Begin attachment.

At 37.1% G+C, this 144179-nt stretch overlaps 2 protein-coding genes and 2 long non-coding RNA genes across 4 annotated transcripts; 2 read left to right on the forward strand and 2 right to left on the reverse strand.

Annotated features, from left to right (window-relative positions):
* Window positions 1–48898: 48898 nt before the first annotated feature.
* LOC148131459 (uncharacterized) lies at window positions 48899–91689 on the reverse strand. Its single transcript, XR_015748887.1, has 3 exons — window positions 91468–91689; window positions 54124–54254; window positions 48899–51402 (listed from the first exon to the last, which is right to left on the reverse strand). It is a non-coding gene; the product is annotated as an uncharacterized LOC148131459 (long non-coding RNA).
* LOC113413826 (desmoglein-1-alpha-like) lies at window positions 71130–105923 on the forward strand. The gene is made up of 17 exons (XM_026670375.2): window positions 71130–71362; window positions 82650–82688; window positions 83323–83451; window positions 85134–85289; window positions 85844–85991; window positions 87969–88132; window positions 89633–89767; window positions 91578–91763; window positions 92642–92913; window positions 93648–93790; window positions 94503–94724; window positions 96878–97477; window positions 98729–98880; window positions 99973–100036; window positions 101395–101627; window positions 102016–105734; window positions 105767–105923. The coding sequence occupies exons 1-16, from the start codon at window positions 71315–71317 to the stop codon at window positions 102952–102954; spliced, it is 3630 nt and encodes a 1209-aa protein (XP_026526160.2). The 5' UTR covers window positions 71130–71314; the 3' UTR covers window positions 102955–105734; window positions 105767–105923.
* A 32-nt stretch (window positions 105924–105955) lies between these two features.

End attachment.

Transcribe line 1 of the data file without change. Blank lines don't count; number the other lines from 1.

At 37.1% G+C, this 144179-nt stretch overlaps 2 protein-coding genes and 2 long non-coding RNA genes across 4 annotated transcripts; 2 read left to right on the forward strand and 2 right to left on the reverse strand.